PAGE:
By: Melanie Forti, Programs Director
Suicide is a tough topic to bring up, but when someone talks about suicide or brings up concern for a loved one, it’s essential to not ignore the signs and take immediate action and seek help. Often, victims are blamed and their families and friends are left stigmatized. As a result, people rarely communicate openly about their desire to suicide.
According to the Center for Disease Control (CDC) agricultural workers rank on the top ten jobs with the highest occupation suicides.
CDC’s recent study reveals that people working in the farming, fishing, and forestry group had the highest rate of suicide overall (84.5 per 100,000 population). Farmworker men have a higher rate of suicide incidents over farmworker women. Unfortunately, many suicide attempts go unreported or untreated. Surveys suggest that while males are 4 times more likely than females to die by suicide, females attempt suicide 3 times as often as males.
Previous research suggests that farmers’ chronic exposure to pesticides might affect the neurological system and contribute to depressive symptoms. Other factors that might contribute to suicide among farmers include social isolation, poverty, financial problems, barriers to and unwillingness to seek mental health services (which might be limited in rural areas), and access to lethal means.
In addition, high suicide rates are also affected by work-home imbalance, stressful work environments and poor access to health care support. Others factors include socioeconomic inequality, lower education level, lower salary and exposure to dangerous chemicals that can upset the neurological system and raise the likelihood of depression, alcohol abuse or substance abuse, or a major stressful event.
People may consider suicide when they feel hopeless and can’t see any other solution to their problems.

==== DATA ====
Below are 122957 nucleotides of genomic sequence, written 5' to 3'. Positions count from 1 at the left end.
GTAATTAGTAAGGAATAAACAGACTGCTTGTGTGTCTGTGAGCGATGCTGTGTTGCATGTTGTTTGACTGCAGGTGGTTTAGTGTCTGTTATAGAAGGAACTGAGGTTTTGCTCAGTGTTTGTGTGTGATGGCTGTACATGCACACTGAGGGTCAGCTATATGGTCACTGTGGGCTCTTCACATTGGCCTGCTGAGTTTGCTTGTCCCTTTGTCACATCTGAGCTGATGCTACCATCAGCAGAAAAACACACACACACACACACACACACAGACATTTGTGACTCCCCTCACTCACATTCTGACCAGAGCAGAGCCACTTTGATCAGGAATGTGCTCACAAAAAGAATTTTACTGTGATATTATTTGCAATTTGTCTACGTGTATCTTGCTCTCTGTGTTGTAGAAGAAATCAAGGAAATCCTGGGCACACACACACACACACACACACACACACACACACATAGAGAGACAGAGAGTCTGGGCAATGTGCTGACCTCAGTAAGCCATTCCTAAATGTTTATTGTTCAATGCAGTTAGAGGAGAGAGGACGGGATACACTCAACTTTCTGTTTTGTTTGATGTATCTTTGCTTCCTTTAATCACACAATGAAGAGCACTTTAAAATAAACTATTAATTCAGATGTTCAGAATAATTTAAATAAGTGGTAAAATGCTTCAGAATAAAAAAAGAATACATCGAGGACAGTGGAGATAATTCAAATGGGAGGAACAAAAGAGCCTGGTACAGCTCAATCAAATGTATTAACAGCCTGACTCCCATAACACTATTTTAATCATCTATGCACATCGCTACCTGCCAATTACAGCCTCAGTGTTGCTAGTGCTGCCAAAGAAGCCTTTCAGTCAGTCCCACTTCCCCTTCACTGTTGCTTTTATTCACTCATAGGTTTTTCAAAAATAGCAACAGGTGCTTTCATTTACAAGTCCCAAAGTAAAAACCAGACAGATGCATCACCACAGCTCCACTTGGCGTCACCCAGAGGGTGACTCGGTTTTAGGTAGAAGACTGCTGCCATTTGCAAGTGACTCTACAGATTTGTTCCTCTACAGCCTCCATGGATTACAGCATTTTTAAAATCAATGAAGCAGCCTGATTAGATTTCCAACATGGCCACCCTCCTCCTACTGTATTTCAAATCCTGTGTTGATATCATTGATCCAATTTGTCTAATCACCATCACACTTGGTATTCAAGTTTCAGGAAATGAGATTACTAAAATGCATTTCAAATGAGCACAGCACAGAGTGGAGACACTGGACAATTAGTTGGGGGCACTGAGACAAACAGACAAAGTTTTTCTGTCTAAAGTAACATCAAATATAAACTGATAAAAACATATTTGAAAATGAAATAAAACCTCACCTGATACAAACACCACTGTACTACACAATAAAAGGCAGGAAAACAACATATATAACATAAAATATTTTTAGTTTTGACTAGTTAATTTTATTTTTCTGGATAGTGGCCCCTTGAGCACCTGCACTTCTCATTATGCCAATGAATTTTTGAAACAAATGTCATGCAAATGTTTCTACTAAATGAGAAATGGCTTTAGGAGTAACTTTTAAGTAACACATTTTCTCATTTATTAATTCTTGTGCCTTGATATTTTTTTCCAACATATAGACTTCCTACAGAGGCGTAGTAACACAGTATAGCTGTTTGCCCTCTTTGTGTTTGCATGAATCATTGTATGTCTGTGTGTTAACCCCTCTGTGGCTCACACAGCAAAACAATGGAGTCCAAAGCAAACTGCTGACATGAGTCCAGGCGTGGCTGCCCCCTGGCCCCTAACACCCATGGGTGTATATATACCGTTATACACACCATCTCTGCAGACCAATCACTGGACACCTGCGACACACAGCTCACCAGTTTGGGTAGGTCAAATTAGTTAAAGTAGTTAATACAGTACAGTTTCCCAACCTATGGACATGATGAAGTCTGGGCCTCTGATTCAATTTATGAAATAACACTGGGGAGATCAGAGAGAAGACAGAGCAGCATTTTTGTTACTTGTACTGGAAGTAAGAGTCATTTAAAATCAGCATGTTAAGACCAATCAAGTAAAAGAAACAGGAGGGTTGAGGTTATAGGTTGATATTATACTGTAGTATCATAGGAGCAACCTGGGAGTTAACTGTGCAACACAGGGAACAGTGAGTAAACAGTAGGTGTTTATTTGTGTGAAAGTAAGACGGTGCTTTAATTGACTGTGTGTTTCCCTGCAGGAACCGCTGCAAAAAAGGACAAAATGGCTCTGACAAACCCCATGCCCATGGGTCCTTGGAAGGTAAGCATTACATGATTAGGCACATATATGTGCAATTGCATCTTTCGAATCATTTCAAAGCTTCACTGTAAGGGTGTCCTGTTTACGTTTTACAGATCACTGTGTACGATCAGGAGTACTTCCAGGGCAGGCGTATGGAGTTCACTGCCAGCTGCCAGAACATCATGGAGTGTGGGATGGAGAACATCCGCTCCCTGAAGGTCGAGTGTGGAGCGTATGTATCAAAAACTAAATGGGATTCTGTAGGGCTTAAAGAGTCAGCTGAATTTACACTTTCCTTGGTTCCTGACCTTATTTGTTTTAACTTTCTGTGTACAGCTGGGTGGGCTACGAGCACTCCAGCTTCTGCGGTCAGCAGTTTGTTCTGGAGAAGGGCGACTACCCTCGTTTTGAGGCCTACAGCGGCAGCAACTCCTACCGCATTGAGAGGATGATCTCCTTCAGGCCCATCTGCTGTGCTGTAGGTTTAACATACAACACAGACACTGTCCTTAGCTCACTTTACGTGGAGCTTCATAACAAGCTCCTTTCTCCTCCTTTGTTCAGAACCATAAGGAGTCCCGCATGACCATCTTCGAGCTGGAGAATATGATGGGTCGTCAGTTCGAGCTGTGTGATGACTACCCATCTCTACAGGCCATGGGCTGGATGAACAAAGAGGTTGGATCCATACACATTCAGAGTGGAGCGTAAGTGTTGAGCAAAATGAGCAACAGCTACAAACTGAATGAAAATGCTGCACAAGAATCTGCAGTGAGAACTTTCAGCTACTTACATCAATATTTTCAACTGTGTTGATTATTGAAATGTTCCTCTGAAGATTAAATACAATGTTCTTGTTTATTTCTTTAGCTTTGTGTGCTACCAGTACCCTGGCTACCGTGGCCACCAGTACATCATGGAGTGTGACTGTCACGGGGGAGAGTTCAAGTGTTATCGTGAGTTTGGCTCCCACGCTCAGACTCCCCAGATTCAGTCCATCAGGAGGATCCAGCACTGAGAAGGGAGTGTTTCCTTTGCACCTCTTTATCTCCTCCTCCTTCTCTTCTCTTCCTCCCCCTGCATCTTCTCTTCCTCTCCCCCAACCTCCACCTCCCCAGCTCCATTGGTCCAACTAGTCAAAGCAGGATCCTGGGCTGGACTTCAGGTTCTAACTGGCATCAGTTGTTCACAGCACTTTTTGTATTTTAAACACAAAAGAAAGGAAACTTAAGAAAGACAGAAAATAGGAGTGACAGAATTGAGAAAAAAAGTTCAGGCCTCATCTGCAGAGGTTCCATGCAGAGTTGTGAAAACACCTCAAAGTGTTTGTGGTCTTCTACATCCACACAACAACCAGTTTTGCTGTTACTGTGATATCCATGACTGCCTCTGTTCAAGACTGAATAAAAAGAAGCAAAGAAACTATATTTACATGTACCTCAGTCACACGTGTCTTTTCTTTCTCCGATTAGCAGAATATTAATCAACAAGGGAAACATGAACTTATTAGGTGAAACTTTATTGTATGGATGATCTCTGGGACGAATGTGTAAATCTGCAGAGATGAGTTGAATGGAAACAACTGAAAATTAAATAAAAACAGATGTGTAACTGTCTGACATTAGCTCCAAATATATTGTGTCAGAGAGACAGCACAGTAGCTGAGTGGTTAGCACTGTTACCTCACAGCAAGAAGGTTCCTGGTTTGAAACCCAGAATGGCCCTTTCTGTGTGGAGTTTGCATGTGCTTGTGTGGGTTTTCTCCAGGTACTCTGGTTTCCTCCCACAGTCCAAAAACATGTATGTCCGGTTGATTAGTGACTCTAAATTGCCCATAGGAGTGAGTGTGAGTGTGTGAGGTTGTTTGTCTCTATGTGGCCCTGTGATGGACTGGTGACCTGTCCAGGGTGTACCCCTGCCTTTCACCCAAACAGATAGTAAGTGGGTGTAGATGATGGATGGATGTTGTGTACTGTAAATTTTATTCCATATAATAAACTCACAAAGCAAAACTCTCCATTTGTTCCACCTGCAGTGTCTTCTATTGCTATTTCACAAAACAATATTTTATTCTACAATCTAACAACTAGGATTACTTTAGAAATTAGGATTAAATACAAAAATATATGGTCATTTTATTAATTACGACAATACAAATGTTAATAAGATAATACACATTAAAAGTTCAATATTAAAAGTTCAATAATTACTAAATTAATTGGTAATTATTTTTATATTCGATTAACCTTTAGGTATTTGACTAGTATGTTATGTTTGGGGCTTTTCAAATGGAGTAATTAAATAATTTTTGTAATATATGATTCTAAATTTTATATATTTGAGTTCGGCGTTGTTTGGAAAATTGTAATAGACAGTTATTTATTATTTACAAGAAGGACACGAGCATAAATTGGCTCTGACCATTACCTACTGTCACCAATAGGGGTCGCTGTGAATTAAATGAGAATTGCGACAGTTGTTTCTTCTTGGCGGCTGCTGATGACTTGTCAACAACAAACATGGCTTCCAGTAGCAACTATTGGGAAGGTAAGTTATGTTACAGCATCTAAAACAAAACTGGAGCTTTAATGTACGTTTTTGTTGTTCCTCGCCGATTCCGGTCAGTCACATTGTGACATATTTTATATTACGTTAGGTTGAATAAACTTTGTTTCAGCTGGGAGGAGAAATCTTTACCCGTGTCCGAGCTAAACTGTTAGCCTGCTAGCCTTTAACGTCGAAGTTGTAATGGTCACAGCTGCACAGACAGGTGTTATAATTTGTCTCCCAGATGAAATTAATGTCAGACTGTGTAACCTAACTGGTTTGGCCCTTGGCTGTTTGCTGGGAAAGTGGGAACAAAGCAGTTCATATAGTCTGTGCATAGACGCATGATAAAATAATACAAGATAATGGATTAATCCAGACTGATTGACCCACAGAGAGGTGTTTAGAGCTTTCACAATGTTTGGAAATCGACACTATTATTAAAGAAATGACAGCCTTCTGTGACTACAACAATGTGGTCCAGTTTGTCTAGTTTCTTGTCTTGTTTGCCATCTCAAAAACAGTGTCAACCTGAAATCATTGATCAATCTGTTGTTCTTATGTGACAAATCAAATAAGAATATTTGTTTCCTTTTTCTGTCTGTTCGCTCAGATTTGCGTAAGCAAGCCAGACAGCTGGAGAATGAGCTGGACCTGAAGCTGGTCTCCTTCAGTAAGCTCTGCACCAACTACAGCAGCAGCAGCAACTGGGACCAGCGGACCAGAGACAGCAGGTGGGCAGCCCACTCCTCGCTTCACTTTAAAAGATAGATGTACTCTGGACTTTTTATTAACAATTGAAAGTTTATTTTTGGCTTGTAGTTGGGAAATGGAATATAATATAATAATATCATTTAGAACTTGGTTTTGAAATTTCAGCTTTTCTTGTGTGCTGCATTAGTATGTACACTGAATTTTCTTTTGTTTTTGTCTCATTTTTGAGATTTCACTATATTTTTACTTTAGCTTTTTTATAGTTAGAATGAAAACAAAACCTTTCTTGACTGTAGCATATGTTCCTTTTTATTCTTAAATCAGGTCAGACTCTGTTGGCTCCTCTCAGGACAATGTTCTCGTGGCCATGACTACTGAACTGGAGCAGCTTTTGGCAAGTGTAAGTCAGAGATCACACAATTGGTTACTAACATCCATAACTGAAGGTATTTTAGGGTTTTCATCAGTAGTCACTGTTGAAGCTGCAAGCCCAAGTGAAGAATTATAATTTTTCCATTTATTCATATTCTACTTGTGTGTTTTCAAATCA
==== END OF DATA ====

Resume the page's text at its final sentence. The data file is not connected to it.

The National Suicide Prevention Week will happen during the week of September 5-11, 2016. During this week we all can bring awareness that they are not alone and that there is help for those in need.
Some suicide warning signs include:
- Talking or threatening about wanting to hurt or kill themselves
- Looking for a way to kill themselves, such as searching online or buying a gun
- Talking about feeling hopeless or having no reason to live
- Talking about feeling trapped or in unbearable pain
- Talking about being a burden to others
- Increasing the use of alcohol or drugs.
- Acting anxious or agitated; behaving recklessly
- Sleeping too little or too much
- Withdrawing or isolating themselves
- Showing rage or talking about seeking revenge
- Displaying extreme mood swings
How can you help someone prevent suicide?
- Reach Out – Ask directly and clearly to the person if s/he is thinking about suicide.
- Listen to them – Allow the person to express its feelings. Let them do most of the talking.
- Check their safety – If you are really worried don’t leave the person alone and remove any means of suicide including weapons, medications, drugs, alcohol, even access to a car.
- Decide what to do and take action – Talk about steps you can take together to keep the person safe. Ask for a promise – Ask the person to promise to reach out and tell someone. Asking to promise makes it more likely they will tell someone.
- Get help – There are lots of services and people that can help and provide assistance, such as doctors, counsellor, psychologist, social worker, emergency services, community health centers, crisis support services like Lifeline.
For immediate help…
- Don’t leave the person alone.
- Call 911 or your local emergency number right away. Or, if you think you can do so safely, take the person to the nearest hospital emergency room yourself.
- Try to find out if he or she is under the influence of alcohol or drugs or may have taken an overdose.
- Tell a family member or friend right away what’s going on.
If you or anyone you know has thoughts about suicide remember that you are not alone. You are important, and your life matters. Whatever you are going through will pass, just stay strong! For help download the free application MY3. The application is available in the Apple App Store and Google Play. AFOP Health & Safety Programs recommend to seek for immediate help if you are feeling depressed or with thoughts of ending your life. We wish for everyone a healthy and a safe life.
CDC’s Fact Sheet: http://www.cdc.gov/violenceprevention/pdf/suicide_factsheet-a.pdf